Thanks for the reply. I just have to make sure the bond is easy to do fast and cheap since this will be needed to be repeated hundreds of times. Also I can’t have any residue on the side since this will go inside a tight fitting whole. I’m considering welding it but I think gluing would be easier but I don’t know if there is a glue fit for this. If there is i’d prefer gluing since that’s a much easier and more of my level method. (I don’t do much welding so if I can go about not doing it it would be better.)

Thanks

View waho6o9's profile

waho6o9

7176 posts in 2043 days


#5 posted 09-04-2016 04:00 PM

http://www.thistothat.com/cgi-bin/glue.cgi?lang=en&this=Metal&that=Metal

Tig it, save that, if not good luck gluing it and Welcome to Lumber Jocks

View oldnovice's profile

oldnovice

5730 posts in 2833 days


#6 posted 09-04-2016 04:36 PM

Try Bondic!
It is pretty amazing stuff!

-- "I never met a board I didn't like!"

View Ger21's profile

Ger21

1047 posts in 2597 days


#7 posted 09-04-2016 04:42 PM

Welding is the only bond that won’t fail.

-- Gerry, http://www.thecncwoodworker.com/index.html http://www.jointcam.com

View GR8HUNTER's profile

GR8HUNTER

1147 posts in 178 days


#8 posted 09-04-2016 05:16 PM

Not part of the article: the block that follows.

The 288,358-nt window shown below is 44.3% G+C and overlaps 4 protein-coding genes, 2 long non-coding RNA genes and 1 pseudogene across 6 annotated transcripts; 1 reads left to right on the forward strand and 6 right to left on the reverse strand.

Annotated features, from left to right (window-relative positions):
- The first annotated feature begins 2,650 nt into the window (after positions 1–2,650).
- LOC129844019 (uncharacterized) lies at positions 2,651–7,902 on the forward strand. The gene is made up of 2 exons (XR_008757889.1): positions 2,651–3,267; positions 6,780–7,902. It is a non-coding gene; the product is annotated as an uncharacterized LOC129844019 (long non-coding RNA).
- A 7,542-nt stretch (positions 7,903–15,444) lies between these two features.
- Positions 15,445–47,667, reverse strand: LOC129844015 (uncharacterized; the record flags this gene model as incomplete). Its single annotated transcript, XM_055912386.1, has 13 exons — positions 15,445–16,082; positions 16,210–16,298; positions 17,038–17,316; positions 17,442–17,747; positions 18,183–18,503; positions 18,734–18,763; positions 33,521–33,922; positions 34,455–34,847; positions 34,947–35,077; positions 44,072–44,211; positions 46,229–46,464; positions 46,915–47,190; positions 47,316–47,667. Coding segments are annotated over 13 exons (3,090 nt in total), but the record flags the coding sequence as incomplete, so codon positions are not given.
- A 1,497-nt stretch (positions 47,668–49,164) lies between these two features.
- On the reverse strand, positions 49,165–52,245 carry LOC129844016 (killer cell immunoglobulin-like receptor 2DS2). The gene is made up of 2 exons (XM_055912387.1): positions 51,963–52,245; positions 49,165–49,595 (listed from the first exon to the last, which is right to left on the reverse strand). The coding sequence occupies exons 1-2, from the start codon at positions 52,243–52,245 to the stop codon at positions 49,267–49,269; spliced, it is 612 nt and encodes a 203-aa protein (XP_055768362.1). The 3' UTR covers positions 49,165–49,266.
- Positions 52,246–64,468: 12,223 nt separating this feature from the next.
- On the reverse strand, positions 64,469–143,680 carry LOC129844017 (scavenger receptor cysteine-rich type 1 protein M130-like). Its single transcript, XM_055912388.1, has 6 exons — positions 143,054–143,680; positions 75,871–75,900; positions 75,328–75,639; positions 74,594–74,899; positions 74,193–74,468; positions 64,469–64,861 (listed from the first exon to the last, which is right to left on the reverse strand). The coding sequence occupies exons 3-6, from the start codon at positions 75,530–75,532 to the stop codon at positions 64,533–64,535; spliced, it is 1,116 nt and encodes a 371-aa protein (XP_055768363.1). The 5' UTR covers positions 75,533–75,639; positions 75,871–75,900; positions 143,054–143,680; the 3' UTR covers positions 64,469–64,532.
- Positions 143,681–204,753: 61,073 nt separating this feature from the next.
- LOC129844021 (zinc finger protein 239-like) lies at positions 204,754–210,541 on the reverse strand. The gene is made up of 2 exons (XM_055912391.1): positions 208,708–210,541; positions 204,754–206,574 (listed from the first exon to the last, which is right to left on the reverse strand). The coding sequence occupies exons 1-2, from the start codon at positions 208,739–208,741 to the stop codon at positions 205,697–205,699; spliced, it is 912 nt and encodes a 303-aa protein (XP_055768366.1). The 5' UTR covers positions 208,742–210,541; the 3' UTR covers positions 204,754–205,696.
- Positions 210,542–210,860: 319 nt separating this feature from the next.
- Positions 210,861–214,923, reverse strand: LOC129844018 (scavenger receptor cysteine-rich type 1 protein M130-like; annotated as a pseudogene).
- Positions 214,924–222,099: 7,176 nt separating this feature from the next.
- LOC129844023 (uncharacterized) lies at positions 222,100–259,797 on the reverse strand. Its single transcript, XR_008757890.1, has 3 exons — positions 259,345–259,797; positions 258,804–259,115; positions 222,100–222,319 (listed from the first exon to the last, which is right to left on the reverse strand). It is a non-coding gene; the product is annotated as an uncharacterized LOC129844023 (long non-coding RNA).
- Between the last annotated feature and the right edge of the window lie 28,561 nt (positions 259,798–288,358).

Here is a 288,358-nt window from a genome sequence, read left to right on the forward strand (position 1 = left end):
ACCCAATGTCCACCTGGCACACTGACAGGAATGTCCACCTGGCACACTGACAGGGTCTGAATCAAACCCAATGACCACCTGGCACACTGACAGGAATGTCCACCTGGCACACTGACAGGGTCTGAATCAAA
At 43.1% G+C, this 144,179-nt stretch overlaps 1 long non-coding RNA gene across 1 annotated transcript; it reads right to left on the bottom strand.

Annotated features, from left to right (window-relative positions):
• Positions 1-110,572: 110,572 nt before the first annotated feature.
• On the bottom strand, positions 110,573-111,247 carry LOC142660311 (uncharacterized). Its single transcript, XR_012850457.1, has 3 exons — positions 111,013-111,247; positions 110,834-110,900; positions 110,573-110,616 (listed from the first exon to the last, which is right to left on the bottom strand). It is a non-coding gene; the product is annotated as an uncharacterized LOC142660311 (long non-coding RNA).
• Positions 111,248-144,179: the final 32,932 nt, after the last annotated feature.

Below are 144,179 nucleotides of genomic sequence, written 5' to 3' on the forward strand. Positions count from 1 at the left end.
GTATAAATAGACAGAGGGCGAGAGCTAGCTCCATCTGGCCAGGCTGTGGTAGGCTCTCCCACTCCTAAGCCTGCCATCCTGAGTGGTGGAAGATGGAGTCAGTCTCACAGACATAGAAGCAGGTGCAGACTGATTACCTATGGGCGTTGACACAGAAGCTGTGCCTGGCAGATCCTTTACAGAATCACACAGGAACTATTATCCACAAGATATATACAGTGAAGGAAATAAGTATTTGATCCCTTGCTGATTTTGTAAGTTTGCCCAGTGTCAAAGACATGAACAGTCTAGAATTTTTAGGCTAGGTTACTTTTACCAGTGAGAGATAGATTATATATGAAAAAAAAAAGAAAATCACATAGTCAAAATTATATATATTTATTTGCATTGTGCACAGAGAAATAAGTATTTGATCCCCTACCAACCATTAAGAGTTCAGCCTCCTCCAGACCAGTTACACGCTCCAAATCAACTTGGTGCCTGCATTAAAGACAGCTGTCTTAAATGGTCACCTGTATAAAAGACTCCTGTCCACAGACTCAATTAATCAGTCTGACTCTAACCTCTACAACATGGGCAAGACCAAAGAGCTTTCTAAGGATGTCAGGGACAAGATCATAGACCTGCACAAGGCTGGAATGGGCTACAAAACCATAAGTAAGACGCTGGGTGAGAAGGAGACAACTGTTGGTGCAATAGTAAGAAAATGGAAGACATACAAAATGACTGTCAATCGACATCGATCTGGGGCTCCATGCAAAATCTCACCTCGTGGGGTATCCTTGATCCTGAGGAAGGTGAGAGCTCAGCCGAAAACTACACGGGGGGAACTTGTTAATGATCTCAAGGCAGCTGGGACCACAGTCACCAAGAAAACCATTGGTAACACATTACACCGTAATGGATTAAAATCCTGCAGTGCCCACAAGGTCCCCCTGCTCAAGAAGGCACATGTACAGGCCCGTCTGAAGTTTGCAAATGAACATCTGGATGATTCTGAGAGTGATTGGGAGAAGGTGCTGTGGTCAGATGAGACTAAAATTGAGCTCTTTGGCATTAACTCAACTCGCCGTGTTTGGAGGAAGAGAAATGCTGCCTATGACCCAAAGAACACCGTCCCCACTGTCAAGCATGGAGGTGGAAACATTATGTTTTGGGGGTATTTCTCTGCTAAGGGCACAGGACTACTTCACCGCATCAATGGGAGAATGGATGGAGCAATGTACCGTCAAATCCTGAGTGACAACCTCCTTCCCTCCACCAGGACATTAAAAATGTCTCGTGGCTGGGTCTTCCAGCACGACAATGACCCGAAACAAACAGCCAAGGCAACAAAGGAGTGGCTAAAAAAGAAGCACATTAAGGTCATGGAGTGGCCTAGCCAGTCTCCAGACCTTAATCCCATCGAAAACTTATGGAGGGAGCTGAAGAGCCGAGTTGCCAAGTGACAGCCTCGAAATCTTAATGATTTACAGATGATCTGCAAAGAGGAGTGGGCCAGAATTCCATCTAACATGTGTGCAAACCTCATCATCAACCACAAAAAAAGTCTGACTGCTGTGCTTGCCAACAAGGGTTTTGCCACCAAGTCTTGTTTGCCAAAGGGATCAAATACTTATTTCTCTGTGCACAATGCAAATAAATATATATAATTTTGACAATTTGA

LumberJocks NOT Metaljocks

LMAO …...Welcome 2 LJ’s

-- Tony Reinholds,Pa. REMEMBER TO ALWAYS HAVE FUN

View JoeinGa's profile

JoeinGa

7483 posts in 1473 days


#9 posted 09-04-2016 05:18 PM

JB Weld. It’s some dang strong stuff !
.

-- Perform A Random Act Of Kindness Today ... Pay It Forward

View TheFridge's profile

TheFridge

5765 posts in 952 days


#10 posted 09-04-2016 05:50 PM

Have someone weld it. They probably won’t even charge.

-- Shooting down the walls of heartache. Bang bang. I am. The warrior.

View HerbC's profile

HerbC

1592 posts in 2325 days


#11 posted 09-04-2016 06:02 PM


... I just have to make sure the bond is easy to do fast and cheap since this will be needed to be repeated hundreds of times. ...

- Leonardo


Have someone weld it. They probably won t even charge.